Indeed, America is the land of possibility, especially when there is beer to be transported home. And the child learned an invaluable lesson about persistence. And the institution of fatherhood was safe, at least for one more day.

16 thoughts on “How I became an urban cyclist; or America, where anything is possible

  1. Er, “mores” of society. Pronounced “more-ays.”

    Having owned an X-tracycle for all of about three weeks now, I can tell you that it. will. carry. anything. Only, I wish I could carry it all and not give a shit.

  2. Sorry, just reminded myself of an Xtracycle question. Should I start carrying around some big garbage bags to cover all my stuff when it’s raining? The little top flaps to the inside pockets don’t really cover all the groceries. What do other Xtracyclists do? Without giving a shit?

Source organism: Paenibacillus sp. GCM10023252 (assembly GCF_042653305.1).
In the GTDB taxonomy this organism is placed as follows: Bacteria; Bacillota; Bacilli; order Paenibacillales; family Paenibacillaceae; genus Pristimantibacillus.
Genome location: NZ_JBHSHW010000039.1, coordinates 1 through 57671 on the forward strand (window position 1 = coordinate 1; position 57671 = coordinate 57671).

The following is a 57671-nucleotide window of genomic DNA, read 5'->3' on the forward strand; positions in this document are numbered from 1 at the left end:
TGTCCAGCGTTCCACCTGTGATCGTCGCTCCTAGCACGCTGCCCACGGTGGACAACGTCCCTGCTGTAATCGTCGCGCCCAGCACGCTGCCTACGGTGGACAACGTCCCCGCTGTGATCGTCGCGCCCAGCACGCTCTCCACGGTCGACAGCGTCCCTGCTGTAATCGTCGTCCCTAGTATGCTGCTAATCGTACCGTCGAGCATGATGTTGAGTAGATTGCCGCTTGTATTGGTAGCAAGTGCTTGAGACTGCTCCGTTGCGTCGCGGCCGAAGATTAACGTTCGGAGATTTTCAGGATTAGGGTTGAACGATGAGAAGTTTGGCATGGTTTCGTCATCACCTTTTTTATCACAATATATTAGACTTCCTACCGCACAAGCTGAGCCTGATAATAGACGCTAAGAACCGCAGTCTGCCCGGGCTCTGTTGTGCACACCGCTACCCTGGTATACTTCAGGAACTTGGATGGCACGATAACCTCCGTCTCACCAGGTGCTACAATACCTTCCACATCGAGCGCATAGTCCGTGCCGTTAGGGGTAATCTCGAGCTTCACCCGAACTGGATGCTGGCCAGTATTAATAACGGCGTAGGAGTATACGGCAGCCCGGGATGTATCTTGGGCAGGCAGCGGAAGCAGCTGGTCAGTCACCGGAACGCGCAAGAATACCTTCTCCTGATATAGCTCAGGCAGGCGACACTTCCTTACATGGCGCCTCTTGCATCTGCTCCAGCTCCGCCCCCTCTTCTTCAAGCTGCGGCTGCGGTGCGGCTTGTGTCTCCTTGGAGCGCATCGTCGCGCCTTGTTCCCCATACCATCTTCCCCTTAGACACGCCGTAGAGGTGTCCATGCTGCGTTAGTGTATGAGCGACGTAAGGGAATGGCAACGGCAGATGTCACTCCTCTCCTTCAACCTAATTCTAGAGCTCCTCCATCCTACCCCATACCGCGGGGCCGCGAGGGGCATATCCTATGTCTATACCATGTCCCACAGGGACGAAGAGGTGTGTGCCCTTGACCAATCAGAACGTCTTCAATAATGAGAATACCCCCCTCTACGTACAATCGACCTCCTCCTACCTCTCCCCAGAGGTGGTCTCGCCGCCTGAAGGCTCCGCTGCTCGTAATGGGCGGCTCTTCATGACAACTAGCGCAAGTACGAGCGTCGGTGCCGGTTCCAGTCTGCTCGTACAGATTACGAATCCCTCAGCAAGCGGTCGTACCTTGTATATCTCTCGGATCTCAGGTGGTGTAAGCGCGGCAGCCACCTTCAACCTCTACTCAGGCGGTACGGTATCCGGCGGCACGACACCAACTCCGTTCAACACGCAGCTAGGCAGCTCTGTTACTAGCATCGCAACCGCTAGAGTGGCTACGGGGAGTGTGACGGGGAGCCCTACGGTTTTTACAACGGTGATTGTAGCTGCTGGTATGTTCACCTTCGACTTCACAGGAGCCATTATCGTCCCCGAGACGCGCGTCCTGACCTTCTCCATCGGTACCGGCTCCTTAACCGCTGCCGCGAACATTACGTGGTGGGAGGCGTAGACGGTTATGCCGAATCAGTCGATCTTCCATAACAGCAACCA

1. Like Shane said, I’ve been using one of these for years and years: Either the 80 or 100 liter, I forget. REI will let you try one out, so check. Baggy is good so you can load stuff inside it. I also waterproofed the inside (near the wheel) of the bags to keep water from seeping in, but the new ones are waterproof already. See this for tons more details:

  3. Alpha- congrats, welcome to the Longtail Posse.
    Though I haven’t done it yet- maybe this winter, the best rain cover idea I’ve see used is the backpack rain cover. Can’t remember what size but ask Paul Adkins, he and Monica both use them and love them, or Seager of WeBikeEugene.
    I also like to carry a few straps in my bag. Though you know you can connect the straps to each other over whatever you place on the snapdeck too, right?
    And I carry two rectangular reusable shopping bags in my freerad pocket too. The REI bag is my favorite; just the right size and sturdy (like the Trader Joe’s one in these photos). Canvas bags tend to be a bit more ‘sloppy’.

    Too bad you didn’t get a shot with the sweet little cargo on there too.

  4. So… I’ve given two full grown adults a ride on my X, at the same time, and my wheel rim didn’t hit. I call shenanigans on your tire being fully inflated. :)